Here’s Why the Glutes Are So Important
Sometimes, after a few weeks of working out together, a client might ask, “Why do we do so much glute work?”
“Glutes” is the technical term for rear end. So you might translate that question as, “What’s my butt got to do with it?”
Either way you put it, the answer is the same: A lot.
The gluteus maximus rules as the largest muscle in your body, the hub of movement, the workhorse. Problems arise when your glutes get lazy or dormant because other muscles must kick in to perform jobs that they're not designed to do. And that starts a domino effect of compensations that will, over time, wreak havoc on your body.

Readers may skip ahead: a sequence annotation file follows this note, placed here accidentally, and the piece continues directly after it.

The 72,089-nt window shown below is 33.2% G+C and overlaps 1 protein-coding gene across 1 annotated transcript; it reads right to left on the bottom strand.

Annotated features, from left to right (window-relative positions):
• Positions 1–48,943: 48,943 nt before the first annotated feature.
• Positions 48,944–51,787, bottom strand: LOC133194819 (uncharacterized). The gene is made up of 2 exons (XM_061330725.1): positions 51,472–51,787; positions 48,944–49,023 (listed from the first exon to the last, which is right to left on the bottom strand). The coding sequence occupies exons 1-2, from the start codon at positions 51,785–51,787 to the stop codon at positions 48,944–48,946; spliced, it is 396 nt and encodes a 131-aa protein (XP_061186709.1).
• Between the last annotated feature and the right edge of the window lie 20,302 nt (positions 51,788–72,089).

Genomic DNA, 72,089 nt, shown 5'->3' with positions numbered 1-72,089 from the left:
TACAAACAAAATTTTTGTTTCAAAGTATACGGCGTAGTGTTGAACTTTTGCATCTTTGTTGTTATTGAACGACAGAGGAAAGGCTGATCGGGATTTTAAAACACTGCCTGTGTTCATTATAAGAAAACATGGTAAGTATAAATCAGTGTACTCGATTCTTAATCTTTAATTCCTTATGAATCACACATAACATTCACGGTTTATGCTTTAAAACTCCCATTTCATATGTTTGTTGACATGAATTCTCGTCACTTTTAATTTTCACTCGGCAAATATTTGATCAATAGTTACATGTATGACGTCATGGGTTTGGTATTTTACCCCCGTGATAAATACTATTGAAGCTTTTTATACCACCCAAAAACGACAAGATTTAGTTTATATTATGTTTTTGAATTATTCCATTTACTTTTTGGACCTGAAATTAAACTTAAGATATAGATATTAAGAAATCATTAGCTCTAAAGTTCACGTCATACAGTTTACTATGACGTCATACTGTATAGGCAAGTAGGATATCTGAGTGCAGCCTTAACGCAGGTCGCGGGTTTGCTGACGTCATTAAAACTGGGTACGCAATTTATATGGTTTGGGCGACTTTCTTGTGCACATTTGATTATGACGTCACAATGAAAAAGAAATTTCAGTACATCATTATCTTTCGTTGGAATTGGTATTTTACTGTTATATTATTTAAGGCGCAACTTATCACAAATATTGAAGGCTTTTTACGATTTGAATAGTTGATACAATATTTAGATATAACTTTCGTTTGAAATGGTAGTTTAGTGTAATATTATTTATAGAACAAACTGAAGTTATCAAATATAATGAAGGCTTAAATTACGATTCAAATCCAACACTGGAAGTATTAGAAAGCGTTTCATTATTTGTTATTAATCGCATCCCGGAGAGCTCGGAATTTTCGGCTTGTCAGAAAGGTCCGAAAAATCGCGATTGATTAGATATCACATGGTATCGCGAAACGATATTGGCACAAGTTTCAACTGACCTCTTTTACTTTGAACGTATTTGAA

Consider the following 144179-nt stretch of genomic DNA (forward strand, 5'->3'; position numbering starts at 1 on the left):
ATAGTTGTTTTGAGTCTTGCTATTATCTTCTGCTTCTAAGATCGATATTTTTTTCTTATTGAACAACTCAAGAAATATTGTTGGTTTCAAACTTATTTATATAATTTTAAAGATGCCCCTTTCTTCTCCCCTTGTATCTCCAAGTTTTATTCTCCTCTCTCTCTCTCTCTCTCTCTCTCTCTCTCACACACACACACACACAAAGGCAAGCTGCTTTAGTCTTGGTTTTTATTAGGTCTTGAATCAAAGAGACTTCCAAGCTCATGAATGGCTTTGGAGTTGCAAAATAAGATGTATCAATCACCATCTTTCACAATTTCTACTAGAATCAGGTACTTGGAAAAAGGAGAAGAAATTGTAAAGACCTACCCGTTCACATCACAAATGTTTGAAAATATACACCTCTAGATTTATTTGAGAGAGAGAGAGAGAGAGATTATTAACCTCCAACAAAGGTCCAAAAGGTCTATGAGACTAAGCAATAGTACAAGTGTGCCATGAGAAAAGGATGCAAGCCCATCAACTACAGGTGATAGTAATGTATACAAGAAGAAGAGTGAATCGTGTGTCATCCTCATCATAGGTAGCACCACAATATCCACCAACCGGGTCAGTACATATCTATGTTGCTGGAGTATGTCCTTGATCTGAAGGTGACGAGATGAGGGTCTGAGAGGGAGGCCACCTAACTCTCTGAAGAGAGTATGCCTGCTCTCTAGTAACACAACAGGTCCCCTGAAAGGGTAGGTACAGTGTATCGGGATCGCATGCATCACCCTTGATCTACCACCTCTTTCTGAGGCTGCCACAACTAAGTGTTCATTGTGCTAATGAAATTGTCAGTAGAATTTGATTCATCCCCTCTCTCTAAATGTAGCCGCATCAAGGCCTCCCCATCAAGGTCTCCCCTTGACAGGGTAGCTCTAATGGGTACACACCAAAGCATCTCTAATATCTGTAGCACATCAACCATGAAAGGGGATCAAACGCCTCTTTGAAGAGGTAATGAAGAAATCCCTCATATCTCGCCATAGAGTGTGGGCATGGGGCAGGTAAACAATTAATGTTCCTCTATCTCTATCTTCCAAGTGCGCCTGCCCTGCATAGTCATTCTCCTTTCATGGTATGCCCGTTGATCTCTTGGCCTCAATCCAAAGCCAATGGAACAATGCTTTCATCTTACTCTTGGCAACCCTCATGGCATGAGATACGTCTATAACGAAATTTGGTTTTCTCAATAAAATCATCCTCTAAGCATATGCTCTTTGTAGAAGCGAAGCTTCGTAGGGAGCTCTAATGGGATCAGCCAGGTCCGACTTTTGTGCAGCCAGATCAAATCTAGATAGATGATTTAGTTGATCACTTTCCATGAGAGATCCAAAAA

With every step you take, your glutes should absorb much of the impact and propel you into the next step. If your glutes can’t do that, your foot, knee, hip, back – maybe even your neck – are going to take the brunt of those forces.
And because your glutes are at the center of your body, they’re crucial to function for both the lower and upper body.
At any age, if the butt starts lagging, you’re far more likely to experience back pain and have knee trouble. You’re also more prone to falls, which is a particular concern for mature adults. And, at any stage in life, no one wants a saggy bottom.
That's why we monster walk, squat, deadlift, and perform other exercises to strengthen your glutes, including bridges, plank variations, and banded hip abductions. Did I mention the monster walk ... the Yogilates Rx class favourite?
Your butt is just too important to ignore.
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